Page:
But the Travel Corporation is far from alone in seeking deeper, more personal local interactions for its guests. From adventure operators to river cruises, companies are increasingly tapping experts and locals with special histories, famous art or literary works and other unique achievements to meet demand for more local and authentic excursion options.
Tauck, for instance, on its Savoring France sailing along the Rhone, offers guests a chance to lunch with the Laurent family on the ranch where they raise champion racing bulls in La Camargue.
In the U.S., it has a long-standing partnership with documentary filmmaker Ken Burns that includes special itineraries with exclusive video presentations from Burns and his partner, Dayton Duncan, as well as occasional trips to places that have been the focus of their films and where guests can meet and mingle with the filmmakers.
In Asia, Abercrombie & Kent has combined two popular options, cooking classes and in-home meals, to give guests a deeper dive into local culture on some of its itineraries.
In Hue, Vietnam, for instance, guests can hop on a Vespa for a ride to a family home where they learn how to make banh bao savory cake, fried spring rolls, fig salad and bun bo (spicy beef noodle soup) and then sit down to eat with their hosts.
Similar options are available on their Bhutan and Nepal trips.
People-to-people connections are also a driving principle behind the growing trend of women-only trips.
Intrepid was among the first to offer female-focused journeys with Jordan, Iran and Morocco itineraries built around connecting travelers with Muslim women who delve into the details of their day-to-day life. As part of their Jordan trip, travelers dine with the female members of an extended family in their home, get traditional henna tattoos and meet with one of the country’s leading matchmakers.
Since launching the first round of women-only trips in 2018, the company has added itineraries to India, Kenya, Turkey and Nepal.
Likewise, Natural Habitat Adventures this year launched its first women-only expedition that focused on the female explorers who braved the Canadian Arctic.
The trip included “tales from the tundra” with Katie deMeulles, who shared stories about her mother, Myrtle deMeulles, a respected elder and storyteller who grew up on a trapline and went on to receive the Order of the Metis Nation for her art.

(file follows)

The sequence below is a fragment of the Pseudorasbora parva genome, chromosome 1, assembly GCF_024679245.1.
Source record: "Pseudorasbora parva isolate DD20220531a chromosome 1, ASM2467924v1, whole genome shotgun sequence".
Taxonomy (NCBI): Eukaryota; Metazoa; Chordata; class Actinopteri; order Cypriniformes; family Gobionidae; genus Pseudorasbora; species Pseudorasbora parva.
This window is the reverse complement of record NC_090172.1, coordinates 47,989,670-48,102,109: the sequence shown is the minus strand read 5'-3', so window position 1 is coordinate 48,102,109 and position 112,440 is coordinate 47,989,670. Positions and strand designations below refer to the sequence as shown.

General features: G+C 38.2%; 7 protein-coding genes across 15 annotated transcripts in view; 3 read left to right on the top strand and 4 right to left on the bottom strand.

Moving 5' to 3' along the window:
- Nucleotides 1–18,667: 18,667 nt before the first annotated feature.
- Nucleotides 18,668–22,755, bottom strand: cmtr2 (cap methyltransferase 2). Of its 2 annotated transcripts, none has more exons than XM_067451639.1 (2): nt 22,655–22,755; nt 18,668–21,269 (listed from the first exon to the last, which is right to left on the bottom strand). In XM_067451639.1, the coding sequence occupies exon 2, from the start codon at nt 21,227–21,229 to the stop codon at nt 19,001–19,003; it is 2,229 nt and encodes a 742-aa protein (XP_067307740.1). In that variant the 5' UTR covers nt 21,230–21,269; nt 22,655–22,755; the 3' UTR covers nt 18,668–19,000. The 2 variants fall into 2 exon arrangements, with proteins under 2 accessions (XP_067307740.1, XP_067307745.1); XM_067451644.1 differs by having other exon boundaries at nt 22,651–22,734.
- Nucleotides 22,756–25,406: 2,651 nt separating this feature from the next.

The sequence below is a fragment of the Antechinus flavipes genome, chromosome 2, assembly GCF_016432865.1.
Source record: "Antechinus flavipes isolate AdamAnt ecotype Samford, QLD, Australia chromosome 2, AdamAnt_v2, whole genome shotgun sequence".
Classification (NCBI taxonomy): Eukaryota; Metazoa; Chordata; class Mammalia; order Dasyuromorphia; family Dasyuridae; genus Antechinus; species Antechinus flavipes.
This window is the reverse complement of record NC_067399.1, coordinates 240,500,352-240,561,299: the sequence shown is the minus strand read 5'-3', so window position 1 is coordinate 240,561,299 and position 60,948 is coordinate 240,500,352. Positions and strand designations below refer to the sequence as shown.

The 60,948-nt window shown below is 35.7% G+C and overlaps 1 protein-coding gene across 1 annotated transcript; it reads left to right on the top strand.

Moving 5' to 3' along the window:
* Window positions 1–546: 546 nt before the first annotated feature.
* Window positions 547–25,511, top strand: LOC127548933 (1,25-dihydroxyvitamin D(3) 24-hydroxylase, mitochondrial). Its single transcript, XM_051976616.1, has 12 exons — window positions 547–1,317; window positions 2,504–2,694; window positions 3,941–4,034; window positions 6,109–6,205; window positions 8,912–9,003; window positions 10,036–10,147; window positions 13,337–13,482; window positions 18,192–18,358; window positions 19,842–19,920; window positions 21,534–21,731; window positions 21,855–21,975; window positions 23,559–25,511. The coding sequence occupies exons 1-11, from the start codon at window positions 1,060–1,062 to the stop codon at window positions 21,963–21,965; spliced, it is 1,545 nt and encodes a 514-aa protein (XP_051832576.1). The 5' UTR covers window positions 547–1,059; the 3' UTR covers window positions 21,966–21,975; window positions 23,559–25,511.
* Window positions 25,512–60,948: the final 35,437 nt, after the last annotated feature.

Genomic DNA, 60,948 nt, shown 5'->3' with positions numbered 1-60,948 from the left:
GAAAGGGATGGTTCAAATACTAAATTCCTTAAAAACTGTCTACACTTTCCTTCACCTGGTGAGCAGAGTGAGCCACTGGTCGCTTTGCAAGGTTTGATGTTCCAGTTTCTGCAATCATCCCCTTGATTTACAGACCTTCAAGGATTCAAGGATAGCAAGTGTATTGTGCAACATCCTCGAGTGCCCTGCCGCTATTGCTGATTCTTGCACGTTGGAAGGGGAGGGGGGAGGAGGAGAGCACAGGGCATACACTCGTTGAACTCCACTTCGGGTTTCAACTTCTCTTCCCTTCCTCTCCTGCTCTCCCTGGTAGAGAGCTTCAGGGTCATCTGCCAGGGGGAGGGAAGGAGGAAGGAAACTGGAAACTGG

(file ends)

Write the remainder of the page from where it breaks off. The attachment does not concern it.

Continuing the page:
The demand for intimate exchanges with local experts has also spawned a rise in travel startups such as Vacation With an Artist.
The company, launched by New York designer Geetika Agrawal two-and-a-half years ago, connects travelers with nearly 90 artisans in more than two dozen countries.
Agrawal said she developed her company during a year-long sabbatical where she traveled the world in search of these types of connections. The idea, she said, was to offer others the type of travel she enjoys.
“I just always loved this idea of going to a place and just hanging out with the creative masters, artists and designers of that place, because they are a great representation of that culture,” she said. “I almost see them as ambassadors of a culture. Also, instead of running around all day chasing things to do and see, I could be in their studio learning new skills, getting to meet their friends. At night, if they were going out with friends, I would tag along with them.”
Her trips are mostly one-on-one, she said, and are generally four-to-seven-day itineraries that guests tack onto other trips. Guests have the option of staying with the artist or booking their own accommodations.
Another startup, Uncovr Travel, launched nearly three years ago in Atlanta by former art gallery owner Jason Wertz, offers what he characterizes as “deeper travel” to lesser known locales in southern Europe, including Puglia and Sicily in Italy, Croatia, Catalonia and Portugal.
Wertz says he travels the countries himself to find more remote destinations with artists, winemakers and other locals with compelling backgrounds to give his groups, which range from six to eight guests, “their personal perspective of what it means to live in these places.”
Read More —> Source link